On behalf of a man seeking survivor benefits after the death of his husband, the ACLU of Louisiana filed a memorandum with an Administrative Law Judge of the Social Security Administration in Lafayette, LA. Gerald Allen Beem, widower of William Floyd Conley, filed a claim for survivor benefits after the death of Mr. Conley on February 10, 2015. The couple was married in California on September 15, 2014, after having lived together and acted as a married couple since 1982. They held property jointly (including their home), had a joint checking account, they named each other in their wills, wore wedding bands, and were in all ways to their family and the community a married couple.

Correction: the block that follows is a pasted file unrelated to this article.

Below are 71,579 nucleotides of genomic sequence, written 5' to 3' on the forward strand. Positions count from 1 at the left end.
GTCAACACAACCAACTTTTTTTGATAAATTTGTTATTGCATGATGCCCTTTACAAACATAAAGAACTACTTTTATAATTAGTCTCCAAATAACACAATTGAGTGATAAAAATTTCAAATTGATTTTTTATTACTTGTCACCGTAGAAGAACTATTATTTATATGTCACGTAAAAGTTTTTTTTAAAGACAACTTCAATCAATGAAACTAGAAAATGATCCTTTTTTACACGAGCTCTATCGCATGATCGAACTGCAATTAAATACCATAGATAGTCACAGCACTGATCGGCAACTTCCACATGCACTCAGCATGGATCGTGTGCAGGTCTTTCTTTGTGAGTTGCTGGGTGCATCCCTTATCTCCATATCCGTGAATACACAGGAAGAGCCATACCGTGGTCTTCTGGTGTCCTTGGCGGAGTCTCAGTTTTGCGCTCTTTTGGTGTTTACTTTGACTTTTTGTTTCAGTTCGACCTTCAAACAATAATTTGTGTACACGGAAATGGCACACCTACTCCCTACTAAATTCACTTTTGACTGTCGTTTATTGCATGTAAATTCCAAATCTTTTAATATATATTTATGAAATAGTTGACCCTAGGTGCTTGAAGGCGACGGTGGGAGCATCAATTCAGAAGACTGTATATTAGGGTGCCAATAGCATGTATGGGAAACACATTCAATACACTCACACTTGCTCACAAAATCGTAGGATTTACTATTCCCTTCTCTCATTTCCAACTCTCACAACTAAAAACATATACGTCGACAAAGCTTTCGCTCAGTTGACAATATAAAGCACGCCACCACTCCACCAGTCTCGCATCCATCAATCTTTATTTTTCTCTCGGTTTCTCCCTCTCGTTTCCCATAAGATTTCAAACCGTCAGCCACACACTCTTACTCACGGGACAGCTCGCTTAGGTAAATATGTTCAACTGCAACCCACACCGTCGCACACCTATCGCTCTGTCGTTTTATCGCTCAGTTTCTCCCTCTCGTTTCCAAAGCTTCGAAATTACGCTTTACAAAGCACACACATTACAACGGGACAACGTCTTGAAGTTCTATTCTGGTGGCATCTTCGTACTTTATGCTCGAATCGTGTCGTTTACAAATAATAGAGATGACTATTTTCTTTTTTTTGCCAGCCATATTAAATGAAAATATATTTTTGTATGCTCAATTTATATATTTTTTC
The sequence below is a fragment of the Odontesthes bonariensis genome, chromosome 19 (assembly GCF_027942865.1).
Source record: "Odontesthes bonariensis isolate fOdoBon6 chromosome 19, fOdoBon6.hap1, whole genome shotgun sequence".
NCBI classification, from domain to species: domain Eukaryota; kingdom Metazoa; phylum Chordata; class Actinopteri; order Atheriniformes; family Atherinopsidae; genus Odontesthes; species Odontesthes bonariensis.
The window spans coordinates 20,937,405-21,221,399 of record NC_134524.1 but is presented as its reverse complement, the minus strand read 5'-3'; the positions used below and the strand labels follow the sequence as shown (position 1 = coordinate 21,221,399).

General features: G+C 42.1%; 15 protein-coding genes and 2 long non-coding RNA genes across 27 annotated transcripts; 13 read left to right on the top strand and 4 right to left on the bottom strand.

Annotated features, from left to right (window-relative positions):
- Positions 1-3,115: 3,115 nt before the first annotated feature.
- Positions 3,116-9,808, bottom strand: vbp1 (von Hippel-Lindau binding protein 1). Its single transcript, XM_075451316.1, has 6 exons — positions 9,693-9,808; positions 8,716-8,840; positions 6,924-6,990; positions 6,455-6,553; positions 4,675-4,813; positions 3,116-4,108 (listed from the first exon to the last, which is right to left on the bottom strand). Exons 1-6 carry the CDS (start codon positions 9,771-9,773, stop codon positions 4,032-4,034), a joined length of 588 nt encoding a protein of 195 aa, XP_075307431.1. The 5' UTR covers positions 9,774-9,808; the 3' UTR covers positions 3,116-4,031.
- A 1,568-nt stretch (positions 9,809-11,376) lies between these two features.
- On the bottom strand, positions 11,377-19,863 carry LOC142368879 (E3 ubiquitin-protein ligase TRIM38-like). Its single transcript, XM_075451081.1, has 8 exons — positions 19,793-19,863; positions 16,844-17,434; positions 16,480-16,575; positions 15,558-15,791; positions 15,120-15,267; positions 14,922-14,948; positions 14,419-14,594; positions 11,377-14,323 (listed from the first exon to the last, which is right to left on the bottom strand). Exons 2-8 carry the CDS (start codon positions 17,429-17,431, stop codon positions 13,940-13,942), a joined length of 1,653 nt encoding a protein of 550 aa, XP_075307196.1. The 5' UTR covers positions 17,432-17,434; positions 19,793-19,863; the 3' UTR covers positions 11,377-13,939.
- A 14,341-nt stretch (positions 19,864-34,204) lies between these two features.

Although they were legally married in California at the time of Mr. Conley’s death, Louisiana did not yet recognize their marriage. For that reason Mr. Beem’s initial claim for survivor benefits was denied. Even after the Supreme Court ruling in Obergefell v. Hodges, which established the right of same-sex couples to marry and made existing marriages retroactively valid in all 50 states, Mr. Beem’s claim was denied again.
“Gerald Beem is the surviving spouse of William Conley, and is entitled to the same social security benefits of any other surviving spouse,” said Marjorie R. Esman, Executive Director of the ACLU of Louisiana. “The law is clear that his marriage must be recognized. Mr. Beem, having lost his husband and his partner of more than three decades, deserves the respect that any other spouse would receive.”
A hearing was held on August 4, 2016. In January 2017, Mr. Beem was claim was granted in full.